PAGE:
- The Washington Times - Thursday, July 7, 2011


The other morning, I wandered down to Grosvenor Square to see the July 4th unveiling of a statue of President Reagan despite reports that only a handful of people would be there. That invaluable piece of intelligence had been handed down by the Honorable Louis B. Susman, our ambassador to the United Kingdom, who was busy as a director of the St. Louis Cardinals baseball team during the 1980s, when Ronald Reagan was staring down the Soviets with his befuddling mixture of amiability and steely resolve that astoundingly “ended the Cold War without firing a shot.” That is how then-Prime Minister Margaret Thatcher memorably put it. She was not astounded, nor was President Nixon or other hawkish Cold Warriors from the era.

Our liberal friends had a different way of seeing it. They thought Reagan was a dunce, and many still do. They feared he would bring us to nuclear holocaust, and Sen. Edward M. Kennedy surreptitiously entered into league with the Soviets to oppose the president in 1984. They did not know what to make of his meetings with Mikhail Gorbachev, and I remember one, the journalist Michael Kinsley, saying no one left or right predicted the peaceful end of the Cold War. Later, as the historically minded dug out Reagan’s assurances that the Cold War could be won, the liberals had moved on to a different subject. No one is better than the liberals at avoiding epochal events in which they have played little part.

I liked Mr. Susman’s crowd estimate. It shows how attuned to the times he and all his liberal friends are. They are now predicting an Obama victory in 2012, and when it fails to take place, they will change the subject. How about saying the conservatives are scary or leading America to its doom? Actually, the crowd Monday morning numbered in the thousands, and many had to be turned away. Hundreds more turned out in the evening at an elaborate black-tie tribute to the 40th president at Guildhall that was more than a tribute to Reagan. It also seemed to me to be an acknowledgment of the vast achievements of America and Great Britain’s “special relationship” and of what great things those two resolute powers have achieved since the dawn of the 20th century. July 4, 2011, was a great day of American and British friendship.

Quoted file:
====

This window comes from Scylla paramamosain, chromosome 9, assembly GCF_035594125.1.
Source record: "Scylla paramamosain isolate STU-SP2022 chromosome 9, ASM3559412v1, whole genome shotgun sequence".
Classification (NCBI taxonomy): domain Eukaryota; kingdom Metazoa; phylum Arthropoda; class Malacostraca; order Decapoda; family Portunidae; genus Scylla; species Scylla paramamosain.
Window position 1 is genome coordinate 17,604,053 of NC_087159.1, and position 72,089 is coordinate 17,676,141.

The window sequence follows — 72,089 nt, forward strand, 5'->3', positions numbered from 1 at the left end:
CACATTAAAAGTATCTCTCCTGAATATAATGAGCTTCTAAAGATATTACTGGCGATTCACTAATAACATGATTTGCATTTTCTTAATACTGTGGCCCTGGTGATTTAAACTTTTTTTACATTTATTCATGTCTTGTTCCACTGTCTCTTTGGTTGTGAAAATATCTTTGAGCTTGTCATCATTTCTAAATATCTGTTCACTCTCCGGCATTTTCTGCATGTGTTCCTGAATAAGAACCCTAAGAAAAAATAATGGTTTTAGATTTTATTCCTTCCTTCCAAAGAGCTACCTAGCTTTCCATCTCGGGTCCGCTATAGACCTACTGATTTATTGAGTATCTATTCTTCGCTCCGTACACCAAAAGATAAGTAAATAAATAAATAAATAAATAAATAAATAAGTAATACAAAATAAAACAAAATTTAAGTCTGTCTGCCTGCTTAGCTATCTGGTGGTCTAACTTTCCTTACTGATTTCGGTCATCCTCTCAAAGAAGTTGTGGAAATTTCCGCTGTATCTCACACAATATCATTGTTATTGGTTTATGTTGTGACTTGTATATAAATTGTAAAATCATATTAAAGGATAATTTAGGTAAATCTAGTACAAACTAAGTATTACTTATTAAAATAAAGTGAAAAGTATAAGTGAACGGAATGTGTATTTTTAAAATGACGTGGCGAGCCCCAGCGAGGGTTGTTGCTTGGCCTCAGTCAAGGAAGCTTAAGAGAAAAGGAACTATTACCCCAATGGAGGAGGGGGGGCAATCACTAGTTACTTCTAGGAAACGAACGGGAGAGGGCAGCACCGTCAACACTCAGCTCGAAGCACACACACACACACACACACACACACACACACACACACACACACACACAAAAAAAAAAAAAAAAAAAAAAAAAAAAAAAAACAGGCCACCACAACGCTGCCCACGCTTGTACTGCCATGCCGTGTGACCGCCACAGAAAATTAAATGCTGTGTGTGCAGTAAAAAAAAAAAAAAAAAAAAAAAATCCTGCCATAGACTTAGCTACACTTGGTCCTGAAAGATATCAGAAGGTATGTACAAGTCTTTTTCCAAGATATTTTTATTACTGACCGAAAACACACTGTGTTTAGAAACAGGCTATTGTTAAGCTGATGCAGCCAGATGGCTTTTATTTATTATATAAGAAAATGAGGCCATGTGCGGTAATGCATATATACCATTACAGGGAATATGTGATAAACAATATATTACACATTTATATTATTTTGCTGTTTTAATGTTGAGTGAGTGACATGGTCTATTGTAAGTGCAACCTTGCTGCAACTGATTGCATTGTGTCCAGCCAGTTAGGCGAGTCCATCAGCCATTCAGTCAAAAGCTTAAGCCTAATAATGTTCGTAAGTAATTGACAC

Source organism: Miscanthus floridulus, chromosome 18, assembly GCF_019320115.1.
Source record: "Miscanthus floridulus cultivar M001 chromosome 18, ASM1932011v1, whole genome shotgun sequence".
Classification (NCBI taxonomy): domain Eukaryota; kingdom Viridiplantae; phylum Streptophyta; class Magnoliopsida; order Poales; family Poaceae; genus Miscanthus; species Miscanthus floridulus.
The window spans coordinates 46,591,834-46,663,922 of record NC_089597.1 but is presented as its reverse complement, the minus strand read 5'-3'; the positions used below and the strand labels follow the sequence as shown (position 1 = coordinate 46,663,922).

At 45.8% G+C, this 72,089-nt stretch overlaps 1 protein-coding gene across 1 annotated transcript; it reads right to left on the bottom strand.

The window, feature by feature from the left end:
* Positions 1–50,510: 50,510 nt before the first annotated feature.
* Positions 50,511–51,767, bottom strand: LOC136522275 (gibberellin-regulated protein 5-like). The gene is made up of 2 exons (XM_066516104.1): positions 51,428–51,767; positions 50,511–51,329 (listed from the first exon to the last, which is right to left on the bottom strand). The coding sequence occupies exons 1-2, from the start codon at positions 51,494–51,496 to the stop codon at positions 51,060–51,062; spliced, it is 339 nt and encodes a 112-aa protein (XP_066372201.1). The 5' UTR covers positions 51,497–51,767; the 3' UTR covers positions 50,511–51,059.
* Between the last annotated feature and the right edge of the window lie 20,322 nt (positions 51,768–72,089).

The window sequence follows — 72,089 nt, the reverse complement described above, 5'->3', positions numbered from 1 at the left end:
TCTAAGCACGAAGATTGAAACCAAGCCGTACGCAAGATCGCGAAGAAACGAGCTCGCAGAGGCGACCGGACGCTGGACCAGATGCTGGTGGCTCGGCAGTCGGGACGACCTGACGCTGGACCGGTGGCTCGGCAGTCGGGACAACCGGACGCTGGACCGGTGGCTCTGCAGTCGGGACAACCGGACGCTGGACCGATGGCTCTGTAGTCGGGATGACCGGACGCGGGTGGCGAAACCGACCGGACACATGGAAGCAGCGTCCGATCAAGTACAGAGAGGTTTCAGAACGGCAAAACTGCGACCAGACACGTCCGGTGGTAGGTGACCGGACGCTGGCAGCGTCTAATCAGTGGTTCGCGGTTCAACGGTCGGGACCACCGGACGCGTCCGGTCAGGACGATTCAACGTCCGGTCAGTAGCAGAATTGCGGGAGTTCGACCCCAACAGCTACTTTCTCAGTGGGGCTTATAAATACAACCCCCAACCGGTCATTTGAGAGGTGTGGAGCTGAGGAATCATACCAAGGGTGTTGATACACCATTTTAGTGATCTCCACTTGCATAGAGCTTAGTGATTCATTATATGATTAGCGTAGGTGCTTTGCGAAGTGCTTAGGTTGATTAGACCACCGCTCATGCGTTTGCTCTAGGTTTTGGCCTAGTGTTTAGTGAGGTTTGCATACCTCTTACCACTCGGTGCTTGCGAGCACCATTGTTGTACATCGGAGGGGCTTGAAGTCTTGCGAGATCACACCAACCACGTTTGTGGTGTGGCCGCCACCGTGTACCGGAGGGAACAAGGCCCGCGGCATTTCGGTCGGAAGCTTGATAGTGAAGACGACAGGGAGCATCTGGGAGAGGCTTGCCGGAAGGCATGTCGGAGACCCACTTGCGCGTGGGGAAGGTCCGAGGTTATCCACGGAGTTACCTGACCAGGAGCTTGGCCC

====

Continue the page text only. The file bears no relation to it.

There in Grosvenor Square, with statues of Dwight David Eisenhower and Franklin D. Roosevelt looking on, a handsome 10-foot statue was unveiled of the Old Cowboy, looking out on the festive crowd with a vaguely amused look on his face but his chestthrust out, his shoulders broad. He once corrected me when I told him I had heard that in recuperating from a would-be assassin’s bullet he did bench presses and put an inch of muscle on his upper body. “Two and a half inches,” he said, serenely but firmly.

There were speeches by Rep. Kevin McCarthy, former Secretary of State Condoleezza Rice and the invaluable erstwhile Reagan aide Frederick Ryan, chairman of the board of trustees of the Ronald Reagan Foundation. A note from the ailing Mrs. Thatcher was read. Mr. Susman gave a speech that was admirable in its recognition of Reagan and also of FDR and Ike, too. His predecessor, Robert H. Tuttle, spoke engagingly and, of course, so did First Secretary of State and Secretary of State for Foreign and Commonwealth Affairs William Hague, who said the statue was “a fitting tribute to the honor of the truest friend that Britain has ever had.”

We all walked off glad to be breathing the sweet air of a free world.

R. Emmett Tyrrell Jr. is founder and editor-in-chief of the American Spectator and an adjunct scholar at the Hudson Institute. His new book is “After the Hangover: The Conservatives’ Road to Recovery.”

Copyright © 2018 The Washington Times, LLC. Click here for reprint permission.

The Washington Times Comment Policy

The Washington Times welcomes your comments on Spot.im, our third-party provider. Please read our Comment Policy before commenting.


Click to Read More and View Comments

Click to Hide